Exploring the sound of string theory

Oct 13, 2011

A new collaboration between physicists and sound artists at Queen Mary, University of London, has produced a sonification of string theory equations. The project is being unveiled at a concert on 5 and 6 November, 2011.

Flow Motion are electronic musicians and sound Anna Piva and Edward George, formerly artists in residence at Queen Mary. They produce multimedia installations and sound art performances based on academic research.

During their residency at Queen Mary, Flow Motion collaborated with Dr David Berman from the School of Physics and Astronomy, and Dr James Sparks, Mathematical Physicist at the University of Oxford, to explore the relationship of ideas of string theory with sound and music.

Their latest project, Explorations in Eleven Dimensions, will have as its basis the of Dr Berman’s string theory equations, and a series of explorations of frequency and micro-tonality in the work of Bach and Debussy with Dr Sparks.

Dr Berman explains: “The cutting edge of science has always impacted the music and art world; Einstein’s relativity and the world of quantum mechanics has been influencing artists for 100 years. Now string theory is at the cutting edge of physics and the interest by artists in the challenging concepts of theoretical physics continues. We have been exploring the relationship between the cutting edge of science and that of art.”

String theory attempts to provide a complete, unified, and consistent description of the fundamental structure of our universe, and is often referred to as the theory of everything. The Centre for Research in at Queen Mary aims to expand our knowledge of string and quantum field theories both at the conceptual and the computational level.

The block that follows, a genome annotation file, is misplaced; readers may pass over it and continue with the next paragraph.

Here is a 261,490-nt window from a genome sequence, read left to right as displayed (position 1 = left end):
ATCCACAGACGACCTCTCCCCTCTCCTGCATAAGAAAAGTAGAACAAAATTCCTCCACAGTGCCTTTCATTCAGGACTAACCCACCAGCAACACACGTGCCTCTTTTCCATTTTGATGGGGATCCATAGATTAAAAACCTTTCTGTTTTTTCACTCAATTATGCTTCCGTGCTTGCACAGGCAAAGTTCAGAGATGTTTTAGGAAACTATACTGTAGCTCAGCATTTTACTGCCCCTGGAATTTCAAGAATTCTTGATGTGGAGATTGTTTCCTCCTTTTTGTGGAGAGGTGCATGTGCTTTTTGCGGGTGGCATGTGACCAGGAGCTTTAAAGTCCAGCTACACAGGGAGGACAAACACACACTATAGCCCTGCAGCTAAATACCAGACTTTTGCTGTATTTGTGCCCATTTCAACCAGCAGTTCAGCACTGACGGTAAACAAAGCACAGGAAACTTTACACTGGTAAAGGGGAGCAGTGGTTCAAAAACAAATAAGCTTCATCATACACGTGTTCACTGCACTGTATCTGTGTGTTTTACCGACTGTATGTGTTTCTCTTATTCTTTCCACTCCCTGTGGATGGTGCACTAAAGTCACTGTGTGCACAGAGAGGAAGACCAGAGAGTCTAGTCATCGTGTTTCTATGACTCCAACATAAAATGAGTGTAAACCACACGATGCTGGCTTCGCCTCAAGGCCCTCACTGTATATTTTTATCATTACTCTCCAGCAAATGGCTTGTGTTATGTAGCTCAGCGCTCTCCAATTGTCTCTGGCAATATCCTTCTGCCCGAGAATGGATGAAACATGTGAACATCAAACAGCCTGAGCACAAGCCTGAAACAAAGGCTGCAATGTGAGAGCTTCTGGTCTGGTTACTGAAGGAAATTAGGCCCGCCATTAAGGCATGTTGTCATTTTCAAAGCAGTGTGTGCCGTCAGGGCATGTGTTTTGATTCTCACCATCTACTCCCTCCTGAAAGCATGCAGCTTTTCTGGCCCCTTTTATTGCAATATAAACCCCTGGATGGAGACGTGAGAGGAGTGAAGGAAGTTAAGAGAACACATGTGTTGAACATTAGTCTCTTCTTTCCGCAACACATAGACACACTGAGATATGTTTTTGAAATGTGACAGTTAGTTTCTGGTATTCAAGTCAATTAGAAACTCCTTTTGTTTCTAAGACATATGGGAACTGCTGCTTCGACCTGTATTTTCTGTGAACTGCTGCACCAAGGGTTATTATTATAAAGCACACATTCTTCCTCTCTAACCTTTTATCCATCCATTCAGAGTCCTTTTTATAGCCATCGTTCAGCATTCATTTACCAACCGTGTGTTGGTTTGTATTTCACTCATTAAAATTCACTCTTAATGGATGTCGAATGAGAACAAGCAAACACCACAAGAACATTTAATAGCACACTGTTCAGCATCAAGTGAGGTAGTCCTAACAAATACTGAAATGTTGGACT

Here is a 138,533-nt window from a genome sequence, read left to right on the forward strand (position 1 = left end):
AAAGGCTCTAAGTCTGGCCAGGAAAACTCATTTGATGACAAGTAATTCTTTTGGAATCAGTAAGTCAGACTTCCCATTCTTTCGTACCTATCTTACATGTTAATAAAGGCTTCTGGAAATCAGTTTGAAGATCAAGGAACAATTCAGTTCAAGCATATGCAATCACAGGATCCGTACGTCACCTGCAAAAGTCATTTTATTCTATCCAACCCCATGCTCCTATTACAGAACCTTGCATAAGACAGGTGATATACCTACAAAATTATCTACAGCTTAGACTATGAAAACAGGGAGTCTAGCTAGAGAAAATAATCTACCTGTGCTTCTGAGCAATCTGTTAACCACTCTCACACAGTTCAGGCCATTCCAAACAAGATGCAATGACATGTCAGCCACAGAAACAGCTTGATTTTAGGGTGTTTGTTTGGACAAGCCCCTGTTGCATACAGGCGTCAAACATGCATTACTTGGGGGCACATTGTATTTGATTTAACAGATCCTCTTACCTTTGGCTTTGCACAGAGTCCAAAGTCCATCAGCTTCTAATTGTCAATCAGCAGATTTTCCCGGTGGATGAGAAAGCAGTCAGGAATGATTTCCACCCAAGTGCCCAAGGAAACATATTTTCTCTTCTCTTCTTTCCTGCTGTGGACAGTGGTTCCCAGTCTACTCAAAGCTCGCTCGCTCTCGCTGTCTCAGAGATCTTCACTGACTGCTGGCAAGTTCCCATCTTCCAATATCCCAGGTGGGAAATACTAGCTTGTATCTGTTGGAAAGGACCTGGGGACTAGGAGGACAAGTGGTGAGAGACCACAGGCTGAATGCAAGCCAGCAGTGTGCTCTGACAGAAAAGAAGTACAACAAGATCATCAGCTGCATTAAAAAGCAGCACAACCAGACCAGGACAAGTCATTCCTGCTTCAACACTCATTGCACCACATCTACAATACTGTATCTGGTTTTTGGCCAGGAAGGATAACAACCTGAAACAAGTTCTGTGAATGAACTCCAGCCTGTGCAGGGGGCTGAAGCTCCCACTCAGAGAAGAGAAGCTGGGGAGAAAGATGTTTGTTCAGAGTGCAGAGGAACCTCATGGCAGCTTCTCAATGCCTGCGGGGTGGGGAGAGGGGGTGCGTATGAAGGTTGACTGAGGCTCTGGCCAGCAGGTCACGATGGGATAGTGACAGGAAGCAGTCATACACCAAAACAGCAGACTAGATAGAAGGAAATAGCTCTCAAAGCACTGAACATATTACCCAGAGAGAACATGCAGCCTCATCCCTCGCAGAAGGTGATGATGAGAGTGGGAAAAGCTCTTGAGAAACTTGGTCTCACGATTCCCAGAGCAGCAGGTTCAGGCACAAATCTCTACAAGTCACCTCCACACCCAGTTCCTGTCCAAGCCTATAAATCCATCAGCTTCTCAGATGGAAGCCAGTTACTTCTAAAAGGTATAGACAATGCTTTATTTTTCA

Flow Motion will be joined for the performance by a quartet of musicians from London’s classical and improvised music scene.

The performance will be followed by a talk by Flow Motion, Dr Berman, and Dr Sparks.

Explore further: Can science eliminate extreme poverty?

More information: Explorations in Eleven Dimensions will be held on Saturday 5 November and Sunday 6 November at 7.30pm in The Octagon, Queen Mary University of London.

add to favorites email to friend print save as pdf

Related Stories

Unravelling the random fluctuations of nothing

Aug 02, 2007

The dream of theoretical physics is to unite behind a common theory that explains everything, but that goal has remained highly elusive. String theory emerged 40 years ago as one of the most promising candidates for such ...

Cambridge makes music from 'dark energy'

Sep 21, 2007

An invisible force so mysterious that it has yet to be understood by even the most eminent astronomers is being turned into music at a new Cambridge University exhibition.

Recommended for you

Can science eliminate extreme poverty?

Apr 16, 2014

Science has often come to the rescue when it comes to the world's big problems, be it the Green Revolution that helped avoid mass starvation or the small pox vaccine that eradicated the disease. There is ...

Japan stem cell body splashes cash on luxury furniture

Apr 14, 2014

A publicly-funded research institute in Japan, already embattled after accusing one of its own stem cell scientists of faking data, has spent tens of thousands of dollars on designer Italian furniture, reportedly to use up ...

User comments : 0

More news stories

Newlyweds, be careful what you wish for

A statistical analysis of the gift "fulfillments" at several hundred online wedding gift registries suggests that wedding guests are caught between a rock and a hard place when it comes to buying an appropriate gift for the ...

Can new understanding avert tragedy?

As a boy growing up in Syracuse, NY, Sol Hsiang ran an experiment for a school project testing whether plants grow better sprinkled with water vs orange juice. Today, 20 years later, he applies complex statistical ...

Roman dig 'transforms understanding' of ancient port

(Phys.org) —Researchers from the universities of Cambridge and Southampton have discovered a new section of the boundary wall of the ancient Roman port of Ostia, proving the city was much larger than previously ...

Crowd-sourcing Britain's Bronze Age

A new joint project by the British Museum and the UCL Institute of Archaeology is seeking online contributions from members of the public to enhance a major British Bronze Age archive and artefact collection.

Better thermal-imaging lens from waste sulfur

Sulfur left over from refining fossil fuels can be transformed into cheap, lightweight, plastic lenses for infrared devices, including night-vision goggles, a University of Arizona-led international team ...

Hackathon team's GoogolPlex gives Siri extra powers

(Phys.org) —Four freshmen at the University of Pennsylvania have taken Apple's personal assistant Siri to behave as a graduate-level executive assistant which, when asked, is capable of adjusting the temperature ...